Last year on this blog [Joined-Up Healthcare] I discussed the sad case of Penny Campbell, who died of blood poisoning after calling the health service eight times in four days. Apparently each of the calls was treated as a separate event, with no linkage made between them.
1. Joined-Up Service
Joined-up services doesn't just mean joining up disparate events and processes. Sometimes it's hard enough to join up multiple instances of the same event/process.
So how should we classify this kind of business improvement? Is this about business processes, or about the semantics of events, or about the mapping between the "real world" and the "system world", or what?
In the military, deconfliction means keeping operations apart in order to avoid so-called friendly fire. Sometimes business improvement can be based on the same principle – introducing looser coupling between capabilities in order to reduce the cost of coordination and governance, and the risk of interference.
2. Deconflicted Capability
If joined-up services leads to tighter coupling, then this is the opposite.
In the Lean Manufacturing world, complexity is often seen as a liability. Business improvements therefore may involve either radical reductions in complexity, or strict controls to prevent complexity-creep. Here are two recent examples, taken from a Lean Manufacturing blog.
3. The Problem of Product Differentiation (Too Many Codes?)
3a. Government regulators are expected soon to overhaul the aging coding system that doctors and hospitals use to bill insurers. The new system, known as ICD-10, would sharply increase the number of codes used to define various ailments and procedures to 155,000, nearly 10 times as many codes as are currently in use. [Source: Kevin Meyer, Lean Medical Coding]
4b. According to new product safety regulations in the USA (coming into force in February 2009), all products aimed at children have to be tested for lead. If you have a lot of different product variations in your catalog, then each one must be sent off to the lab, at up to $6000 per sample. Oh, and each batch has to be tested. So a lot of manufacturers and retailers are urgently looking at reducing product differentiation by an order of magnitude, and increasing batch sizes substantially, in order to manage the cost of compliance with this regulation. [Source: Kevin Meyer, Yet Another Regulatory Nightmare]
In a lot of public sector services, the process is organized to respond to the demands of the citizens, and is measured in terms of its response to these demands. Unfortunately, most of these demands are caused by some failure elsewhere in the process.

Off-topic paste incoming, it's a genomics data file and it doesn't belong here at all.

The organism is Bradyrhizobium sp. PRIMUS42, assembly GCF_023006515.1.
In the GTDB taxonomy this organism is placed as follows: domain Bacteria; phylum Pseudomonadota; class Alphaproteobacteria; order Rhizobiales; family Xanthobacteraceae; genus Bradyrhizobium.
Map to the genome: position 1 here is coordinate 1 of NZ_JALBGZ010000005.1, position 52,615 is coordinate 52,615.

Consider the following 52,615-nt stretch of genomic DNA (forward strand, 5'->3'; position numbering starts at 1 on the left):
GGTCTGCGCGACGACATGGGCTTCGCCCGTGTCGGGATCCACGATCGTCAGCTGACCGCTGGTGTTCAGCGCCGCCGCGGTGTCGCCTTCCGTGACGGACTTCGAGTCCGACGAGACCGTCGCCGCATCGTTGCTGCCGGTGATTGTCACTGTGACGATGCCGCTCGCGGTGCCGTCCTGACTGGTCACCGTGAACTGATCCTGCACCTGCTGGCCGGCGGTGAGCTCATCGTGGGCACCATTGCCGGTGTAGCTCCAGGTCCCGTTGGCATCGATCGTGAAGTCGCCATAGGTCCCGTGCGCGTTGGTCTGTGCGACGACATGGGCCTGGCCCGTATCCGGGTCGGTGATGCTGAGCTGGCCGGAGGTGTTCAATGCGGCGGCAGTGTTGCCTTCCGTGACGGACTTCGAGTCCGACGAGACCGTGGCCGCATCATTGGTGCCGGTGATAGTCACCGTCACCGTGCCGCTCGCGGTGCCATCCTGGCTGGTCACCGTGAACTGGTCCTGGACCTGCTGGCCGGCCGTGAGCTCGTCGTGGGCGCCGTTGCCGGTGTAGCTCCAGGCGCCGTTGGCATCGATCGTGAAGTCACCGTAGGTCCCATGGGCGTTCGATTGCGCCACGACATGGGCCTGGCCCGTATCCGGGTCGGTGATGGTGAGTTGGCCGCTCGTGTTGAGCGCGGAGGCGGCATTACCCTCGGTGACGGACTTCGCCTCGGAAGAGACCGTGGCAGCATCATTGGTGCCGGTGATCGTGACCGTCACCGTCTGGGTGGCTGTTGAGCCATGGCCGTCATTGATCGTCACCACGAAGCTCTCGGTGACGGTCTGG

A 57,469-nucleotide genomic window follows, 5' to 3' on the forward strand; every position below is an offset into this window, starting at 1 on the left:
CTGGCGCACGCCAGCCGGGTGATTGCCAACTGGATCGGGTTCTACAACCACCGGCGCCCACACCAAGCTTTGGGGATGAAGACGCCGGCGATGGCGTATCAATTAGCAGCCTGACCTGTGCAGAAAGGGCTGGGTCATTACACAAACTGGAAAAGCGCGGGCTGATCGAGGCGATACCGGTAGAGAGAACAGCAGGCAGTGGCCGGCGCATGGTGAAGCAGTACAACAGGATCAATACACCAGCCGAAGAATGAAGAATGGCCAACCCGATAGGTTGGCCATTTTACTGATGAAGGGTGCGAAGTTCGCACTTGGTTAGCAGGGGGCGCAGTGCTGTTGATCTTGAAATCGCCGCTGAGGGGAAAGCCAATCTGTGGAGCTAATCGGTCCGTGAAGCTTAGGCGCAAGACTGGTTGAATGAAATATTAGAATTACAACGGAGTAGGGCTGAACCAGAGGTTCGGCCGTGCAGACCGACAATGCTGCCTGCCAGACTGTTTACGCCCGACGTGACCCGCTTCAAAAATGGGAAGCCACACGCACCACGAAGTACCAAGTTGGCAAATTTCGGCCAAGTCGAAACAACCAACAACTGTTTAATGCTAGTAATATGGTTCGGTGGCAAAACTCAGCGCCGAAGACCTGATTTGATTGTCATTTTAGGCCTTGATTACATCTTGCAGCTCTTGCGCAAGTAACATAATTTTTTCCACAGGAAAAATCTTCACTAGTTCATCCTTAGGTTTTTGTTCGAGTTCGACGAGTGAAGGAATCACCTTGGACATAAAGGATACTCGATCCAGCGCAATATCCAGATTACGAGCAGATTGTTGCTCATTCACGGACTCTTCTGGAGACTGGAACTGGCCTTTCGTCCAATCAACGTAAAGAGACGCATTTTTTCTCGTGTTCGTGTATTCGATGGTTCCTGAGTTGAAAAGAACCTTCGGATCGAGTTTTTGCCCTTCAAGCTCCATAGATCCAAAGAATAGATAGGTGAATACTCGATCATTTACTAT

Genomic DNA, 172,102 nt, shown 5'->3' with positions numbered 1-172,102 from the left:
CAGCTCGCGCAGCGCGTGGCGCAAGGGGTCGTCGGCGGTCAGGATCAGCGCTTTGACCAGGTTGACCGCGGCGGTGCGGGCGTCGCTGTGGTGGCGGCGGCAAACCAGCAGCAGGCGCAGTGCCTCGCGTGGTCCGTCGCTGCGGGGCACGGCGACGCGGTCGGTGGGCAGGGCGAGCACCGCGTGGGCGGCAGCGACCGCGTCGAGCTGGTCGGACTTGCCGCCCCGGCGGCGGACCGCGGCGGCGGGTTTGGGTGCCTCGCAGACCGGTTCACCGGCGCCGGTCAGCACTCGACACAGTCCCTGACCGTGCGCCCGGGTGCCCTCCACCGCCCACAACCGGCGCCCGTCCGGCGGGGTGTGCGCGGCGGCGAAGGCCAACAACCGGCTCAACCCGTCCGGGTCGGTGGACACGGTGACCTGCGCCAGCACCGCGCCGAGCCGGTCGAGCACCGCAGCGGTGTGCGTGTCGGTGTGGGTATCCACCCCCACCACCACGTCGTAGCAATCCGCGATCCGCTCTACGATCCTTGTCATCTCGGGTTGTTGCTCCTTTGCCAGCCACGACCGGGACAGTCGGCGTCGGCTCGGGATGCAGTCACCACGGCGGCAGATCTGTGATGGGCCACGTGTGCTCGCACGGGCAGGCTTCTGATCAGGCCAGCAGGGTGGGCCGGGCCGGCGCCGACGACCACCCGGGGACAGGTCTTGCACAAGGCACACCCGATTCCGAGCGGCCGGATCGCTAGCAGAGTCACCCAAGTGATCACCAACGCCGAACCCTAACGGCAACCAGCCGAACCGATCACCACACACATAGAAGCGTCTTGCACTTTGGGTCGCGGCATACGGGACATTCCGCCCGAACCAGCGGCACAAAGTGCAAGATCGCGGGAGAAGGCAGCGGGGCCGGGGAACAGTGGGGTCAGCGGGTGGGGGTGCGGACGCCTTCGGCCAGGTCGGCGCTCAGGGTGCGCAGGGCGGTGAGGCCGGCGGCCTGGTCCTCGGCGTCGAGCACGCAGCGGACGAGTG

4. The Problem of Failure Demand
For example, one government agency responsible for housing homeless people decided to build a database in order to manage the waiting list. Most of the work of the agency was then devoted to maintaining the database, rather than actually getting people into appropriate housing, and most of the interactions with the homeless people were about positions on the waiting list and data quality issues.
[Source: Systems Thinking in the Public Sector]
In the UK, the Royal Mail uses software to calculate the delivery routes for postmen. (The Independent describes this as "a fancy new piece of Canadian software" while The Telegraph quotes a Royal Mail spokesperson who claims that "The systems we use to help us plan the most effective delivery walks have been successfully used nationwide in many hundreds of delivery offices since 1996.")
5 The Problem of Indirect Optimization
Now here's the complication: who is providing a service to whom? Is it the postmen providing a delivery service to the customers, and the software providing a routing service to the postmen? In which case, why are the postmen required to walk double speed in order to satisfy the demands of the software? [Source: BBC News]
What is the nature of the supposed business improvement here? Can the software only produce a business improvement by changing the behaviour of the postmen?
Through-life capability management is an important topic in the defence procurement world, but it also relates to heathcare, where optimization for a single heathcare episode can produce unsatisfactory and inefficient outcomes for producer and consumer alike. Here's an example from my article (with Philip Boxer) in the Microsoft Architecture Journal 6.
6 The Problem of Through-Life Optimization
A clinic had been located within the Acute Trust to provide it with its own orthotics service (comparison), enabling the demand to be standardized to just those forms of demand that came from the consultants. Over time, the service itself and its budgets were standardized to align them to these forms of demand (cost). As a result, GPs had to refer patients through consultants, even when there was no real necessity to see the consultant, just to get access to the service. As a consequence, limited numbers of referrals were allowed directly to the service where the patient was known to the trust because of previous appointments (custom). The Primary Care Trust was responsible for all the patients in the catchment of the Acute Trust, however, and many of them were not receiving the service they needed. The challenge, therefore, was to enable the service to support these needs directly (destination). The Acute Trust resisted this support because of the need to fund such a service differently; and it was difficult for the Primary Care Trust to initiate because they didn't have the appropriate means for managing the balancing of the costs and risks of such a service. [Source: Taking Governance to the Edge]
This can be regarded as another type of Joined-Up Services.